This good looking bike is the Verenti Technique, and it offers an aluminium frame, carbon fibre fork and Shimano Claris groupset for £399.
Verenti is the in-house brand of wiggle, first launched about five years ago, and we reported recently the news that the brand had unveiled several new models for 2015 with a focus on affordability. None is more affordable in its updated range than this Technique, which looks a very credible offering for the money.
Let’s dive into the details then. For that £399, you get a frame made from 6061 aluminium with a carbon fibre fork (with an alloy steerer), so it should be light, stiff and responsive, all the traits you want in a road bike. The gear and brake cables are routed externally, the frame takes a 27.2mm seatpost and while there are rear mudguard eyelets, there are none on the fork.
Looks are subjective, but most people that have clapped eyes on the Verenti have been impressed by the white paint finish and smart graphics. It’s not until you get up close to the components that you’re able to determine the price of the bike, and most people that have been asked to guess the price have been well off the mark.
Verenti has equipped the Technique with most of a Shimano Claris 16-speed groupset, not a common sight on bikes in this price range, so you really are getting a very well specced bike for the money. The Claris groupsets uses the same Dual Control as you get on Shimano’s more expensive groupsets like 105 and Ultegra. The downshift lever is behind the brake lever rather than a thumb button.
To put into perspective how well specced it is for the asking price, the Boardman Road Sport is £50 more and, while it too has an aluminium frame and Shimano Claris groupset, it only manages an aluminium fork compared to the Technique’s superior carbon fork. And you’ll have to find another £100 for the almost identically specced Giant Defy 5.
It’s not a full Claris groupset, just the shifters and front and rear derailleurs feature the Shimano label. The black chainset, a compact 50/34t setup, is a non-branded item and uses a square taper bottom bracket. The brake calipers are Tektro R312 dual pivot.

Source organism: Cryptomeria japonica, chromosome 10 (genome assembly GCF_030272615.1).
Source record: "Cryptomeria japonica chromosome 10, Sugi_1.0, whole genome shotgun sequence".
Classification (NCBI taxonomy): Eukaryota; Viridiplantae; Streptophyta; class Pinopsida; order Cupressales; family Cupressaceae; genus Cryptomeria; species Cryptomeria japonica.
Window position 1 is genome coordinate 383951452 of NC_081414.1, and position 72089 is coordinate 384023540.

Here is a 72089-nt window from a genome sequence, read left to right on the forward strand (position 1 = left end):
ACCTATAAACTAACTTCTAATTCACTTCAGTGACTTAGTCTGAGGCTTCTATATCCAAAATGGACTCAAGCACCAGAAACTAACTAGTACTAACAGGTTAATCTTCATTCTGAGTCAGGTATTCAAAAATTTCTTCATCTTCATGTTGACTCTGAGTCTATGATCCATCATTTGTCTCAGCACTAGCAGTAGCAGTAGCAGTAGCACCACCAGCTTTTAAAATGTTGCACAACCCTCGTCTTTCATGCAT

The wheels are a combination of Jalco aluminum rims with 32-hole lacing front and rear, and forged alloy hubs. The wheels are wrapped in Kenda Competition Kontender tyres in a 23mm width, with a shoulder tread pattern.
4ZA is a Belgian brand and supplies the aluminium handlebar, stem, seatpost and saddle. The stem has a handful of steerer tube spacers above and below it, and moving them around will allow the height of the handlebar to be adjusted to suit. The seatpost is a two-bolt design and makes saddle adjustment easy.
Rolling onto the road.cc Scales of Truth, the Technique weighs in at 10.24kg (22.57lb). The Technique is available in six sizes from XS to XXL, and it looks to have a geometry that sits some way between a race and sportive bike.
On paper the Technique looks a thoroughly compelling road bike for somebody new to cycling, for a bike to riding to work or college, or getting the miles in at the weekend. It’s currently out with a road.cc tester and we’ll be looking to see if the Technique ticks the boxes.
More info at www.wiggle.co.uk/verenti-technique-claris-2015/
David worked on the road.cc tech team from 2012-2020. Previously he was editor of Bikemagic.com and before that staff writer at RCUK. He's a seasoned cyclist of all disciplines, from road to mountain biking, touring to cyclo-cross, he only wishes he had time to ride them all. He's mildly competitive, though he'll never admit it, and is a frequent road racer but is too lazy to do really well. He currently resides in the Cotswolds, and you can now find him over on his own YouTube channel David Arthur - Just Ride Bikes.